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About Tux Machines

Tuesday, 28 Jun 16 - Tux Machines is a community-driven public service/news site which has been around for over a decade and primarily focuses on GNU/LinuxSubscribe now Syndicate content

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Type Title Author Replies Last Postsort icon
Story today's leftovers: srlinuxx 13/05/2011 - 6:59am
Story some howtos: srlinuxx 13/05/2011 - 6:45am
Story FOSS Experts, Where Are You Hiding? srlinuxx 13/05/2011 - 3:39am
Story Bye Bye Skype, Top 3 Free Replacements srlinuxx 13/05/2011 - 3:37am
Story Liberating non-free software with Linux-libre srlinuxx 13/05/2011 - 3:35am
Story New Features in digiKam 2.0: XMP Sidecar srlinuxx 13/05/2011 - 1:28am
Story Planning the first release of KDE Telepathy srlinuxx 13/05/2011 - 1:27am
Story Lubuntu 11.04 srlinuxx 13/05/2011 - 1:25am
Story The top 20 strongholds for desktop Linux srlinuxx 12/05/2011 - 10:56pm
Story Thoughts on Wine Technology srlinuxx 12/05/2011 - 10:54pm

Portrait: LinuxChix Brazil's Sulamita Garcia

Filed under
Linux

A lot of people have bemoaned the lack of women participating in open source communities, but Sulamita Garcia is one of the few who have stepped up to do something about it. A Slackware user from Florianopolis, Brazil, Garcia has been heading up LinuxChix Brazil for four years.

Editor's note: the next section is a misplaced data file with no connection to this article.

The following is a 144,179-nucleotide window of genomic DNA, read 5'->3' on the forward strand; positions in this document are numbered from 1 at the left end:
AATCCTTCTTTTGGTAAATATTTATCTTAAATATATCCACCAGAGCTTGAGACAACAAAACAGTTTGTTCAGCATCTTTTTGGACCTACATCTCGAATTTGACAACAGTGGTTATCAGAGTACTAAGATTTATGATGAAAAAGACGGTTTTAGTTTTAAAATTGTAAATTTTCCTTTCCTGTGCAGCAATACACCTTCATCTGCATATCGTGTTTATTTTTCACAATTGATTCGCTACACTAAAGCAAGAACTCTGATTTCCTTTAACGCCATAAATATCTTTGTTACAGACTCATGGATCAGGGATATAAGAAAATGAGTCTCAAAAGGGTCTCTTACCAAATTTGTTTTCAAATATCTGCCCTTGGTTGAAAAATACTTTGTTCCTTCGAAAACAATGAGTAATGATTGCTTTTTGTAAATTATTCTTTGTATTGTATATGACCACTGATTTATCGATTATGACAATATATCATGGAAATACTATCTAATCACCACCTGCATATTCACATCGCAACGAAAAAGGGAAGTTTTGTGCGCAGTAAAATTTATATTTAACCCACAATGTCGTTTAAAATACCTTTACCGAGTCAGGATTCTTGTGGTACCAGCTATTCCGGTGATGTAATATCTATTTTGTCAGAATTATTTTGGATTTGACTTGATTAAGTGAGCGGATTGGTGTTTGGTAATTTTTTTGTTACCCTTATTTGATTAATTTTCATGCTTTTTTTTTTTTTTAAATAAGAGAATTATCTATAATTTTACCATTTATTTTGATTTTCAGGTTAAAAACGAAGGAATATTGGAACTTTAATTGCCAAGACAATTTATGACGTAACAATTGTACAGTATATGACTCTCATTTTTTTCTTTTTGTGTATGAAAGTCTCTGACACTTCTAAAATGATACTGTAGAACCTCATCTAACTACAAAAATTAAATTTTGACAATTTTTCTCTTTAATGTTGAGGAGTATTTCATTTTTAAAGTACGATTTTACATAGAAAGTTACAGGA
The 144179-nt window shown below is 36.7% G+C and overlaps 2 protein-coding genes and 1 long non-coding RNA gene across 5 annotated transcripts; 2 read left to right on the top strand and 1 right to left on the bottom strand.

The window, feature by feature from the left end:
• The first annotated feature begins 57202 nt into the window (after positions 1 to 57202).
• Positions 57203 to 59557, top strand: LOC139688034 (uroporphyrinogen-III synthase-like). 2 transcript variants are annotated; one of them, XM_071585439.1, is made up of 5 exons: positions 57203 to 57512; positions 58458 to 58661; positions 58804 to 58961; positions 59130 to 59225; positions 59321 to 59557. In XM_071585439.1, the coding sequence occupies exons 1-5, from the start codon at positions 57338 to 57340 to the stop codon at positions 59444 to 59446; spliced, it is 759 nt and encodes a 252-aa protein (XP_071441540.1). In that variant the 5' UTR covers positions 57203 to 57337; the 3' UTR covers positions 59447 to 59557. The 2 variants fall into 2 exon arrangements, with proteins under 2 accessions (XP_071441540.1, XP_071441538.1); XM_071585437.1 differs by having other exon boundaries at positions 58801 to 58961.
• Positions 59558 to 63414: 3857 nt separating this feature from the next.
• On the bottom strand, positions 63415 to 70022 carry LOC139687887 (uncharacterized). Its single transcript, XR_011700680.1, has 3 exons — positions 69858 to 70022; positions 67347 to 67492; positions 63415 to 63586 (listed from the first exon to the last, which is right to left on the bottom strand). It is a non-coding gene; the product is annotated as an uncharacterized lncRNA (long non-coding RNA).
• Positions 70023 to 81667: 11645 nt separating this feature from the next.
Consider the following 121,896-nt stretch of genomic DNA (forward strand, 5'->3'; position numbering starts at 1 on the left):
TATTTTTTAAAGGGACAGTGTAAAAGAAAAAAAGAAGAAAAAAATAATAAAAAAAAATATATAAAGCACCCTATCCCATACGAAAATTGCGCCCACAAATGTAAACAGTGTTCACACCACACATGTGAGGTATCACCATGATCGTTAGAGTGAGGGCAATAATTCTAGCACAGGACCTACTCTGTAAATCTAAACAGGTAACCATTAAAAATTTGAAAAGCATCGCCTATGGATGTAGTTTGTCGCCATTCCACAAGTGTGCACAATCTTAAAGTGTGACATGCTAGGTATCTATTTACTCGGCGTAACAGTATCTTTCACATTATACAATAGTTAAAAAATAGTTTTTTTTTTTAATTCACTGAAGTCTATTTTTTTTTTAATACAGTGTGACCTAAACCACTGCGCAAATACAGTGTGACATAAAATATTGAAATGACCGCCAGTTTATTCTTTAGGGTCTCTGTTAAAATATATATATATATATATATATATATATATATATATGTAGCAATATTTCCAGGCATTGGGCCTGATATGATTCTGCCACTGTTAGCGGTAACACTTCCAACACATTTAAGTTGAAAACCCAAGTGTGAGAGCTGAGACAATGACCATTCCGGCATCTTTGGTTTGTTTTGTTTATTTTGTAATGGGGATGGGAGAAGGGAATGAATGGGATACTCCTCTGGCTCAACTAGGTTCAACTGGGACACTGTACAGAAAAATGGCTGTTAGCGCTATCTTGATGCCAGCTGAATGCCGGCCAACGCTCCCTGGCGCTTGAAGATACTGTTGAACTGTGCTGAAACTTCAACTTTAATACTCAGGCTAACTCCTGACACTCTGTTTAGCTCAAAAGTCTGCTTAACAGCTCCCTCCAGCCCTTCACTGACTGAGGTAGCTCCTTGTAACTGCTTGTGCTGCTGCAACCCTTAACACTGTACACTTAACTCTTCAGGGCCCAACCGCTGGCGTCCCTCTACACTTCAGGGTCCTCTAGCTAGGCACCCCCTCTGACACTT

Read more

Open Hardware: Revolutionising Linux

Filed under
Hardware

The first project I would like to talk about is OpenOEM, which aims to build and sell a line of computers consisting entirely of “Open Hardware” - that is, hardware whose documentation is under an Open Source licence, allowing the public to attempt to build upon its specifications and build their own version of the hardware, if they wish.

JBoss founder Marc Fleury quits Red Hat

Filed under
Linux

Marc Fleury, the founder of open source Java application server maker JBoss, is leaving Red Hat, which acquired JBoss last year, according to a JBoss spokesperson.

Also: Fleury Will Be Back

STUX live CD: Some technical difficulties

Filed under
Reviews

STUX is a Slackware/Knoppix-powered live CD with the Morphix-like ability to build a custom ISO. While the combination has high potential, this implementation leaves something to be desired. It's worth the experience if you enjoy using new distributions, but if you're looking to replace your current desktop OS, look elsewhere.

Linspire CEO Robertson: A Hero Among Geeks?

Filed under
Linux

Robertson is the chief executive officer of San Diego-based Linspire, a company that produces a license-free desktop Linux operating system that is gaining market share on Microsoft Windows.

Sun likes what it sees in the new GPL

Filed under
OSS

When it comes to open-sourcing Solaris and Java, patents and politics are leading Sun Microsystems toward a change of heart. The question is which open-source license should govern the building of projects out of the company's technology crown jewels.

Install KDE Desktop in Debian Etch

Filed under
HowTos

KDE is a powerful Free Software graphical desktop environment for Linux and Unix workstations. It combines ease of use, contemporary functionality, and outstanding graphical design with the technological superiority of the Unix operating system.

OpenSSL gets hard-fought revalidation

Filed under
Software